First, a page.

Hill enlisted the help of Janette Durbin, HR director of civil service talent at the Cabinet Office, writing that “this is a great development role for someone on the senior DG talent programmes” which the Cabinet Office runs “and could help with development of people for operational delivery/policy/commercial type Perm sec roles (a big gap in civil service)”.

She added: “We also need a sharper description of the role which really explains it – rather than the blurb which EA put out.”

In the updated job advertisement, Truss asked for a line to be inserted that “conveys the need for fresh thinking to bring in new ideas, and experience of transforming and organisation”.

And she was keen to emphasise that back-office functions would become increasingly centralised across DEFRA bodies “giving you the freedom to become a specialist body” and described a “dotted line reporting mechanism” between the chief executive and the permanent secretary.

During this time there appears to have been little discussion with the EA directly over the revised advertisement and the emails reveal growing tensions between the two organisations. In one exchange, Dilley stresses that “it is officially my appointment unless someone chooses to change that”.

Despite the fact that DEFRA had urged the competition to be re-run to make it more open and transparent, it seemed keen to get someone in as soon as possible. At one point a Whitehall candidate is put forward, with the suggestion that they could be seconded instead of appointed permanently.

DEFRA was anxious that the decision would not be seen as a ministerial appointment. But it also did not want to make public that the first candidate had been rejected and the fact that it was looking in particular for a civil service appointment.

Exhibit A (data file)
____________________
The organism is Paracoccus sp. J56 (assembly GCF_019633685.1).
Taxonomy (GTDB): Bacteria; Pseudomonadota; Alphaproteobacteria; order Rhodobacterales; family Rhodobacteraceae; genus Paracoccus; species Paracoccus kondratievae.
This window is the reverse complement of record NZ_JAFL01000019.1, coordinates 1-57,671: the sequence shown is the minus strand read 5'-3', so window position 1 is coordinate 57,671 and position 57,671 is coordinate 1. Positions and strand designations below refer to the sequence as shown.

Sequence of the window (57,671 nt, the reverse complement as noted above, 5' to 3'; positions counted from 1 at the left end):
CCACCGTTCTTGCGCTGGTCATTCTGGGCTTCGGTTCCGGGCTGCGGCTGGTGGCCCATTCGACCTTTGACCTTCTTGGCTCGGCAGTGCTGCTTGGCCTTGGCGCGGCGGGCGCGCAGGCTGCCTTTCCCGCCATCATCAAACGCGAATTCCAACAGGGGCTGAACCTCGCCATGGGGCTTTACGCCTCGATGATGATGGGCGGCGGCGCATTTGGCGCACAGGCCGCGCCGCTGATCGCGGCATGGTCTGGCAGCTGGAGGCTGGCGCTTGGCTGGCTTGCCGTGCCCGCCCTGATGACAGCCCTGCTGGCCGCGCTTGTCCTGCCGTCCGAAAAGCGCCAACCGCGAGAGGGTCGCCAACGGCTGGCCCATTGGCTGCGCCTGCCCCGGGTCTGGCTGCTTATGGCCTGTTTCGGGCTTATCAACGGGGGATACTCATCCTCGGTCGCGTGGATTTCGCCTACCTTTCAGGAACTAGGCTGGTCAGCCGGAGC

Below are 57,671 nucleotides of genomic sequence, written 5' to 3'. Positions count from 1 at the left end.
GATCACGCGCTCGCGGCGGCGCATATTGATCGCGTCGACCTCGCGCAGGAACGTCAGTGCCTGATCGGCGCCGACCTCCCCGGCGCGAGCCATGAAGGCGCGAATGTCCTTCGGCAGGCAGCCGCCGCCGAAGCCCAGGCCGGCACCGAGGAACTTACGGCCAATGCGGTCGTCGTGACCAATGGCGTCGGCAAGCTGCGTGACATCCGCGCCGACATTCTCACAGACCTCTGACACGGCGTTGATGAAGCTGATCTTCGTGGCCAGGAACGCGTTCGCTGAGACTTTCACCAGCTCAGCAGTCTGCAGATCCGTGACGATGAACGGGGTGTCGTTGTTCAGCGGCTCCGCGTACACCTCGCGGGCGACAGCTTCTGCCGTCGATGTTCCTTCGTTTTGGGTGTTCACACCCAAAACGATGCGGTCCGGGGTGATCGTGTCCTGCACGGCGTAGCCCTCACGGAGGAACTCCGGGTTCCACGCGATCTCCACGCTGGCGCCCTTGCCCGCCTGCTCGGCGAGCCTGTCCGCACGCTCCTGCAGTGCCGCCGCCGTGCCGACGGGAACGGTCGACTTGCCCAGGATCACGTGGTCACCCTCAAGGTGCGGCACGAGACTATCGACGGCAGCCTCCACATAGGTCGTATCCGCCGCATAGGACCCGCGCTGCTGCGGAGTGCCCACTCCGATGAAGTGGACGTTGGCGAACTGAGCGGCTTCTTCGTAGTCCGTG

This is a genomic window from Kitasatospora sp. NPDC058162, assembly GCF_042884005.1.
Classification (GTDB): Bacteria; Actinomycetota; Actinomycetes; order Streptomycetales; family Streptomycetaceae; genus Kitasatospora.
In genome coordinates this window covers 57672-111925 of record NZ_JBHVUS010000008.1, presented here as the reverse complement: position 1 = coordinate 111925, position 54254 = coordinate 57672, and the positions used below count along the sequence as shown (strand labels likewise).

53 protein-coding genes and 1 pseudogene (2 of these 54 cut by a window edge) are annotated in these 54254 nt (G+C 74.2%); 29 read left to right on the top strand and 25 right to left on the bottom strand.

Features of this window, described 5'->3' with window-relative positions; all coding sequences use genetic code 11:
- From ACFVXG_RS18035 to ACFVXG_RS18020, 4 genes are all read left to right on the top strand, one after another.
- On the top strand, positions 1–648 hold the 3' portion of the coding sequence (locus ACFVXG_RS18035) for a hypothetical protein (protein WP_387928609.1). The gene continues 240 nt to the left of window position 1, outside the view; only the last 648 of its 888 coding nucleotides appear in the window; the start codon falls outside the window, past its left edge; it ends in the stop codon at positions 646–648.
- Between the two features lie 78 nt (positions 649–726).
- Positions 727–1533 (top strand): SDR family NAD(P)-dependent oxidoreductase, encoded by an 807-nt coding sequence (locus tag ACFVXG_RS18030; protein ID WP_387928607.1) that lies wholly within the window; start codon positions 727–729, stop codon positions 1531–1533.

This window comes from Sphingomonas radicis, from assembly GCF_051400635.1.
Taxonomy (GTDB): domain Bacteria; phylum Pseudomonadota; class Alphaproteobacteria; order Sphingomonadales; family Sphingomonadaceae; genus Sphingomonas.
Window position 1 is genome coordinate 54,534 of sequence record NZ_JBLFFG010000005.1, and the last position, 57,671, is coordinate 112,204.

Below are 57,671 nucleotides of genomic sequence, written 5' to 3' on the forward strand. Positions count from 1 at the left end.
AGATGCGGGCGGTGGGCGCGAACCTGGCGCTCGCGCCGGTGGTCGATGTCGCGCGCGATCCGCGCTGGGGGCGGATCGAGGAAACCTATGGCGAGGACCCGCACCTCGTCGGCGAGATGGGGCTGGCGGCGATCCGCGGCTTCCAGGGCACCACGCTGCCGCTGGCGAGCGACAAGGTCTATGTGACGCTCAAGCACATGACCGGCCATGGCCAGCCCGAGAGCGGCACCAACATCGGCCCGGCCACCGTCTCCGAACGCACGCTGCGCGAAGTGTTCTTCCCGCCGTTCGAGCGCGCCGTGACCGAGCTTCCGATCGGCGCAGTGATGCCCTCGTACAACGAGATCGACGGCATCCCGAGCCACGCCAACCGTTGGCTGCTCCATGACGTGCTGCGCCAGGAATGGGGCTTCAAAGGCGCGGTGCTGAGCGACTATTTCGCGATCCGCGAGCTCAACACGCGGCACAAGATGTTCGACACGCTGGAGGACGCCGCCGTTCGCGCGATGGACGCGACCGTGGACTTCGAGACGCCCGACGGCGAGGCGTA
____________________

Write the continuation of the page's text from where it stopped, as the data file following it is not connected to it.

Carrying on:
Salary agreed

The second advertisement was posted on 30 June with a negotiating salary range of £175,000-195,000, “with a strong steer for the lower end”. There was also a 15% performance-related bonus.

However, there was no search firm. Instead, applications were forwarded directly to the DEFRA mailbox and the department picked up responses and answered questions.

And despite wanting to cast the net wider the second advertisement was only advertised internally to the civil service and staff at non-departmental public bodies such as the EA, and had a very short closing date.

At one point DEFRA staff note that “it’s taking longer than expected to draw the attention of the advert to the talent cohort” but did not consider how to raise awareness of the post until 9 July. One suggestion was to “tweet it”.

In the event, three extra people added to the longlist, and Bevan was offered the role at a starting salary of £180,000 in early September.

ENDS previously noted that Ed Mitchell, former executive director of environment and business, had been tipped for the job. Mitchell resigned on 8 September and finished work on 25 September.

According to the Sunday Times, there were deeper political machinations at play, with Downing Street “concerned about Mitchell’s links to Labour”.

However he is on full pay (around £140,000) for the full six months of his notice period. In a statement, the EA said his pay agreements “are transparent and are made in line with clear public sector guidelines.”

Early days

Bevan has spent his first month in the job defending the EA's handling of yet another winter flood crisis, with some suggesting the agency should lose its flood protection role altogether.

But the body is in a difficult position because its order to cease lobbying five years ago has made it nigh impossible to defend itself publicly or to criticise policymaking on areas on which it has expertise.